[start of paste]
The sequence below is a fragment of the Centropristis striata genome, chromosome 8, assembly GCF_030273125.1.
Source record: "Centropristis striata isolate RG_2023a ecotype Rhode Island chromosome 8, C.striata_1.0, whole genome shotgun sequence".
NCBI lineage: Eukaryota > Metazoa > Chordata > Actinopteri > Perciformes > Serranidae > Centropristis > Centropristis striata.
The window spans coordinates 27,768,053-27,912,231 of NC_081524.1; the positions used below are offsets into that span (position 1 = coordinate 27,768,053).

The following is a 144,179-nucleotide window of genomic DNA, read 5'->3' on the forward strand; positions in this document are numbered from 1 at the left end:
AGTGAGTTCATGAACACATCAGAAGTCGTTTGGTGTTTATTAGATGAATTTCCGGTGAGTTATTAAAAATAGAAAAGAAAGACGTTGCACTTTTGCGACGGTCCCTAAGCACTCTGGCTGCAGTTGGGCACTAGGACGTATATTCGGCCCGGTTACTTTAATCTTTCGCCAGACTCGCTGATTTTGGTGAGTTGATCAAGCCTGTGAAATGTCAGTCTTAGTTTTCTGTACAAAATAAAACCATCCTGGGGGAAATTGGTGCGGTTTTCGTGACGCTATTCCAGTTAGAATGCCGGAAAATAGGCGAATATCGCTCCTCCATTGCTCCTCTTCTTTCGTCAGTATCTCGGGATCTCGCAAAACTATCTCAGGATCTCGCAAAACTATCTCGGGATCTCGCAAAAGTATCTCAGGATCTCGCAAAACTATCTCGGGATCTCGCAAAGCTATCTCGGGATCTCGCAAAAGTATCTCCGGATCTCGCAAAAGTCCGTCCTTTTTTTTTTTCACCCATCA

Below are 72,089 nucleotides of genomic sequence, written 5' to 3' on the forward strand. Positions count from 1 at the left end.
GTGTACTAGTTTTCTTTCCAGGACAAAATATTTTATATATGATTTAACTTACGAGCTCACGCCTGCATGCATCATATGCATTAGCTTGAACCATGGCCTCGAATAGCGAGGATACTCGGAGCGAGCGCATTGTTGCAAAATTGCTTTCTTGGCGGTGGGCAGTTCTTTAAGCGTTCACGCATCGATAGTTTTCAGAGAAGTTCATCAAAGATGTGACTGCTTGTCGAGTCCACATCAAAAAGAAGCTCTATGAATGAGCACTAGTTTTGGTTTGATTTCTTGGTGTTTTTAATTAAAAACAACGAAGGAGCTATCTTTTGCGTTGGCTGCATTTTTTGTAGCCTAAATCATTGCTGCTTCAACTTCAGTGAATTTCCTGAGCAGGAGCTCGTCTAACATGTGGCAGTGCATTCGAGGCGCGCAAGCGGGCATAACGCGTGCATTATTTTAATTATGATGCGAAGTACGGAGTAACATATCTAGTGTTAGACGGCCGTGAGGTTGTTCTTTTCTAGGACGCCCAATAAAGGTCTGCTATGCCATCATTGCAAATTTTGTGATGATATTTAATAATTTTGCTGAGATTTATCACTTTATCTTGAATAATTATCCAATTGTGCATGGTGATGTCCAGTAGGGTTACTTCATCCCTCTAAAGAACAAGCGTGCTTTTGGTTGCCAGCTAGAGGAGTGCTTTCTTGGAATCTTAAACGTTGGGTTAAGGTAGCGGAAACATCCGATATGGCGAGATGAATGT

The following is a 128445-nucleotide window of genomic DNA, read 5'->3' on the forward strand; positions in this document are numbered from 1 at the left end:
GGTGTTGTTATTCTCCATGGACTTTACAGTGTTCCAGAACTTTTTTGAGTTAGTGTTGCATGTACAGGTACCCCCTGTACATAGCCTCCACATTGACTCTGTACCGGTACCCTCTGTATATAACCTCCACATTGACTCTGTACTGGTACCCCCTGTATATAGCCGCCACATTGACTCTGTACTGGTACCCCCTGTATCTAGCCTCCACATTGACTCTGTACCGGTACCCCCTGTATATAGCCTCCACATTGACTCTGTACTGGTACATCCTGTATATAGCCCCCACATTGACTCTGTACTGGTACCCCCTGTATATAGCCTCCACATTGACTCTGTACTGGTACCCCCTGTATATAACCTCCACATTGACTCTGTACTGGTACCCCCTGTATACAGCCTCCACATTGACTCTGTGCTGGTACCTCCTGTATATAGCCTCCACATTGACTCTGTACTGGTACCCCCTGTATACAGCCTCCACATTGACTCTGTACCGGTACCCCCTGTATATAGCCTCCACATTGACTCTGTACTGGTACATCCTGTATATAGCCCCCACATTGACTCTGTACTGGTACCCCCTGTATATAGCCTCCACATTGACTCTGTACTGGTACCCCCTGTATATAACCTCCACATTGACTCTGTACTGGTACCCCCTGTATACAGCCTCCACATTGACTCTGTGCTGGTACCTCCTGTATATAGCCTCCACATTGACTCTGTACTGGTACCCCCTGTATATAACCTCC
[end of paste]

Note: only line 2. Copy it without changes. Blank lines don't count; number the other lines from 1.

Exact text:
Source record: "Centropristis striata isolate RG_2023a ecotype Rhode Island chromosome 8, C.striata_1.0, whole genome shotgun sequence".